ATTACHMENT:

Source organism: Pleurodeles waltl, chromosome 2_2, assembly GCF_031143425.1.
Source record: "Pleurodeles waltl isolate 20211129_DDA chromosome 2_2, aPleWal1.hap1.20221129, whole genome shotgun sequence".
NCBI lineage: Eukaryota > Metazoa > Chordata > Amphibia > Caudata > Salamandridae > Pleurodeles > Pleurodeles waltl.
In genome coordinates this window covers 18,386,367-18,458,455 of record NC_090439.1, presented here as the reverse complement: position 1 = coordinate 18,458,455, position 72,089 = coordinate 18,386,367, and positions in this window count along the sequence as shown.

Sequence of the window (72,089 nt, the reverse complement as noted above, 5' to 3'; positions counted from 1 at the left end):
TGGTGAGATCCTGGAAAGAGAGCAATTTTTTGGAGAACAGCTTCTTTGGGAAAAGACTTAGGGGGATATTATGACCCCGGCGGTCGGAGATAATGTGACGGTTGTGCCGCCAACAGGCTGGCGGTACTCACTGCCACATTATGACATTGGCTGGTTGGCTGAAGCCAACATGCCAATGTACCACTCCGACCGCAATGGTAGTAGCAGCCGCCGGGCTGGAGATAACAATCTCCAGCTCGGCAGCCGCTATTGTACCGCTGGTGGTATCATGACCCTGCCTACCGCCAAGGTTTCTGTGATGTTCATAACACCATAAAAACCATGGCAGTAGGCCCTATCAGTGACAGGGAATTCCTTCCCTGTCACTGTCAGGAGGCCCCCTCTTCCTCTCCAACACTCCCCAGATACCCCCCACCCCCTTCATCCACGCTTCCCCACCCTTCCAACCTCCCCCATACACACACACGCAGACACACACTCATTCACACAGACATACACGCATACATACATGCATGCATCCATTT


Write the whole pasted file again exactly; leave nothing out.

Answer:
Source organism: Pleurodeles waltl, chromosome 2_2, assembly GCF_031143425.1.
Source record: "Pleurodeles waltl isolate 20211129_DDA chromosome 2_2, aPleWal1.hap1.20221129, whole genome shotgun sequence".
NCBI lineage: Eukaryota > Metazoa > Chordata > Amphibia > Caudata > Salamandridae > Pleurodeles > Pleurodeles waltl.
In genome coordinates this window covers 18,386,367-18,458,455 of record NC_090439.1, presented here as the reverse complement: position 1 = coordinate 18,458,455, position 72,089 = coordinate 18,386,367, and positions in this window count along the sequence as shown.

Sequence of the window (72,089 nt, the reverse complement as noted above, 5' to 3'; positions counted from 1 at the left end):
TGGTGAGATCCTGGAAAGAGAGCAATTTTTTGGAGAACAGCTTCTTTGGGAAAAGACTTAGGGGGATATTATGACCCCGGCGGTCGGAGATAATGTGACGGTTGTGCCGCCAACAGGCTGGCGGTACTCACTGCCACATTATGACATTGGCTGGTTGGCTGAAGCCAACATGCCAATGTACCACTCCGACCGCAATGGTAGTAGCAGCCGCCGGGCTGGAGATAACAATCTCCAGCTCGGCAGCCGCTATTGTACCGCTGGTGGTATCATGACCCTGCCTACCGCCAAGGTTTCTGTGATGTTCATAACACCATAAAAACCATGGCAGTAGGCCCTATCAGTGACAGGGAATTCCTTCCCTGTCACTGTCAGGAGGCCCCCTCTTCCTCTCCAACACTCCCCAGATACCCCCCACCCCCTTCATCCACGCTTCCCCACCCTTCCAACCTCCCCCATACACACACACGCAGACACACACTCATTCACACAGACATACACGCATACATACATGCATGCATCCATTT